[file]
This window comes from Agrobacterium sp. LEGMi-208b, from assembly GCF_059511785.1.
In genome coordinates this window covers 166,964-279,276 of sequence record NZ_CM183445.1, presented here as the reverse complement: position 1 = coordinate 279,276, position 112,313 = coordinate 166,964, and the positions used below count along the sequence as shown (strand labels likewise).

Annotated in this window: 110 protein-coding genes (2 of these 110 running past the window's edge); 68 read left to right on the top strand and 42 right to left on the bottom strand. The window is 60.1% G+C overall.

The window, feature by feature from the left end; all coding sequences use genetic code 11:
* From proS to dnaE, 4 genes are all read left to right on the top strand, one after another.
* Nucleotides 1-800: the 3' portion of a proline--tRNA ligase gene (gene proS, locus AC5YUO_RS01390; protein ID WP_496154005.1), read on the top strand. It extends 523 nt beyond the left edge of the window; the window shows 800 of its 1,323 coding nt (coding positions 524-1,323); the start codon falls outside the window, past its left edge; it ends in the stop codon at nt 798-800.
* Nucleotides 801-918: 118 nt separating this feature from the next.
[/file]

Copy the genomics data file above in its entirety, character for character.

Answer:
This window comes from Agrobacterium sp. LEGMi-208b, from assembly GCF_059511785.1.
In genome coordinates this window covers 166,964-279,276 of sequence record NZ_CM183445.1, presented here as the reverse complement: position 1 = coordinate 279,276, position 112,313 = coordinate 166,964, and the positions used below count along the sequence as shown (strand labels likewise).

Annotated in this window: 110 protein-coding genes (2 of these 110 running past the window's edge); 68 read left to right on the top strand and 42 right to left on the bottom strand. The window is 60.1% G+C overall.

The window, feature by feature from the left end; all coding sequences use genetic code 11:
* From proS to dnaE, 4 genes are all read left to right on the top strand, one after another.
* Nucleotides 1-800: the 3' portion of a proline--tRNA ligase gene (gene proS, locus AC5YUO_RS01390; protein ID WP_496154005.1), read on the top strand. It extends 523 nt beyond the left edge of the window; the window shows 800 of its 1,323 coding nt (coding positions 524-1,323); the start codon falls outside the window, past its left edge; it ends in the stop codon at nt 798-800.
* Nucleotides 801-918: 118 nt separating this feature from the next.